Marie Butera sits down in a straight chair in the middle of her living room and holds a long red strip of elastic material stretched between her hands. She pulls her arms away from each other, then relaxes; pulls again, then relaxes. The two women sitting on the couch instruct her to place her foot on the exercise band. She pushes her foot away from her, struggling against the resistance of the elastic, then relaxes. She pushes again, knowing that every movement makes her stronger. Butera, 73, is not an avid senior who likes to work out but one of the first to participate in a new clinical trial at the University of Texas Medical Branch at Galveston.
Using different combinations of in-home exercise and protein shakes or testosterone therapy, this program was designed to study how to help elderly patients who have been hospitalized get better and stronger upon their return home.
The elderly are more prone to being adversely affected by a stay in the hospital than younger patients. Whereas young patients tend to keep getting better after being released, the same is not true for most older patients. Being confined to a hospital bed can lead to a cascading onset of problems due to weakness. Lack of appetite — a typical issue for hospitalized elders — just adds to the patient’s loss of strength, mobility and ability to perform daily tasks upon returning home. Loss of physical functions can result in secondary illness, injury and rehospitalization.
With the implementation of the Affordable Care Act in October 2012, hospitals are now penalized by Medicare and Medicaid if they have too large a percentage of hospital readmissions within 30 days after initial discharge.
“We are trying to break the cycle of rehospitalization,” said Rachel Deer, the post-doctoral fellow running the clinical trial. “By using different intervention strategies we can help the elderly population recover from their hospital stay more quickly.”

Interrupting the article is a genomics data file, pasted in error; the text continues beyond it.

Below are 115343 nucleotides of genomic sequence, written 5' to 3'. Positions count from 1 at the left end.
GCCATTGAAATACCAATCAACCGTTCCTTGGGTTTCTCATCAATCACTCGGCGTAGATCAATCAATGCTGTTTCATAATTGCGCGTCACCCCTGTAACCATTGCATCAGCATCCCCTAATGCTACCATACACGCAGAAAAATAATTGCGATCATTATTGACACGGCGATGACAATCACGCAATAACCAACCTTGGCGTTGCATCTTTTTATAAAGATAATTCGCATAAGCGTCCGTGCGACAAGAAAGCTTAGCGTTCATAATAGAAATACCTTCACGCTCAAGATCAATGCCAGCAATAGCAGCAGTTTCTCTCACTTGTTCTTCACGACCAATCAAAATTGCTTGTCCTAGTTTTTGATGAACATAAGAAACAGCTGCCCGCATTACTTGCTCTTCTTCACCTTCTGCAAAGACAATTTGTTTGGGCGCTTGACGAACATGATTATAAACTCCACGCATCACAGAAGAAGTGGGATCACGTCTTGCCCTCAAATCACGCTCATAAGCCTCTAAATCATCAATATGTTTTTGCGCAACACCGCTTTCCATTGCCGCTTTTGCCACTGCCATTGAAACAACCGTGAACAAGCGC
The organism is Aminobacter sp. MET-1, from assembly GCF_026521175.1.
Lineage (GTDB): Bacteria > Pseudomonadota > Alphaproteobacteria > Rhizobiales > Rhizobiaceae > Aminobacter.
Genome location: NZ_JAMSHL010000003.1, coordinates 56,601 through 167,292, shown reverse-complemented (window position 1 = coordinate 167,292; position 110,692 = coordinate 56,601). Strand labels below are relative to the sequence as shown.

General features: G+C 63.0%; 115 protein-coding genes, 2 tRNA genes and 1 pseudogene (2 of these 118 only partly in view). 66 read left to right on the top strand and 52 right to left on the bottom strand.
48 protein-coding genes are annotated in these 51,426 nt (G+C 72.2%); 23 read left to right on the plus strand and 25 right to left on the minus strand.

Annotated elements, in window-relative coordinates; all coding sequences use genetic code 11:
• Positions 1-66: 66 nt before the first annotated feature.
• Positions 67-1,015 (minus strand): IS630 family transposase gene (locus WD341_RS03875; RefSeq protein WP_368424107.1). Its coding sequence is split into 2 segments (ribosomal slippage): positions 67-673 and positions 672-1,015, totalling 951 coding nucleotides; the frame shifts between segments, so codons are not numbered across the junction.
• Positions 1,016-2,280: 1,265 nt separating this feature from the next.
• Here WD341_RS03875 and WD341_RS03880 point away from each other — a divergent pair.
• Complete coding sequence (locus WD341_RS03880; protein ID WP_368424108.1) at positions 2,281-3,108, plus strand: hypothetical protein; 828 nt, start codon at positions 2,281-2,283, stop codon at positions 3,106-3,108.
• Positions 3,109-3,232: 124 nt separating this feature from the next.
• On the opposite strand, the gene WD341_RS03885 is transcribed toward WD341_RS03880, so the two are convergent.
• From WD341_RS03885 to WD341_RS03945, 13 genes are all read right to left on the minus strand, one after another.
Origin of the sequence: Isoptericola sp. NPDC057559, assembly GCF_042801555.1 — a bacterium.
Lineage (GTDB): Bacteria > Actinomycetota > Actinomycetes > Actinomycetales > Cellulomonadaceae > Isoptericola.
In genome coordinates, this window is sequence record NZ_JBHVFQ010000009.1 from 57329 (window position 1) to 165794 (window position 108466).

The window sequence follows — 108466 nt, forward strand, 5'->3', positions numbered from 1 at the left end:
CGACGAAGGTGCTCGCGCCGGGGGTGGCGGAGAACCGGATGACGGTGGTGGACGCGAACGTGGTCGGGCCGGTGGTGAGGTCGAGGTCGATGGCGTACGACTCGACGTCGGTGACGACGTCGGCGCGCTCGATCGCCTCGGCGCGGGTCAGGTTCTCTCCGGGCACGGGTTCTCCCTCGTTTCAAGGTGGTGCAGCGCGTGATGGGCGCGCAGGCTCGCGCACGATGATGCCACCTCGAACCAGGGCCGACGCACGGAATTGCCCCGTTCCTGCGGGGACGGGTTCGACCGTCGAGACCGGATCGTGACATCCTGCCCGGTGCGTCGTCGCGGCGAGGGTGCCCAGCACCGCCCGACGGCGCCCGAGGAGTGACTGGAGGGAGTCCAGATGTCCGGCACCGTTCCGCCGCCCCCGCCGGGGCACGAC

Dr. Elena Volpi, senior investigator of the study, directs UTMB’s Sealy Center on Aging. She says the goal of the trial is to help seniors recover their physical function after a serious illness and maintain their independence.
In March, Butera was admitted to John Sealy Hospital for gastrointestinal bleeding. Over her four-day stay, her gut improved, but her muscles began to atrophy. When she was released home, she was very weak and could only get around with a four-wheeled walker.
Patients who are released from UTMB’s Acute Care for Elders Unit at John Sealy Hospital are offered an opportunity to participate in the study. Participants are assigned to follow one of the therapies and are monitored for 30 days.
Butera randomly was selected to be in a group and her physical functions were assessed before she left the hospital. Her at-home regimen combined exercise and nutrition. Her job was to drink a supplement shake twice a day and exercise three times a week. She was reassessed at the end of the month-long trial and the researchers found she had improved dramatically. She has not returned to the hospital.
Preliminary findings indicate that most patients taking part in the study have had very positive results, said Deer.
Butera stuck to her schedule, drank her shake twice a day and exercised three times a week. She healed quickly. She became much stronger. By the end of 30 days, she had not only ditched the walker, but was strolling around her neighborhood without assistance.
“This study has given me the ability to walk again, to be independent again,” she says as she hugs and kisses the two women visiting in her home. Deer, along with project coordinator Shawn Goodlett, visited Butera twice a week for the month she participated in the study.
“Without them, I am not like this,” she says as she strides proudly around her living room.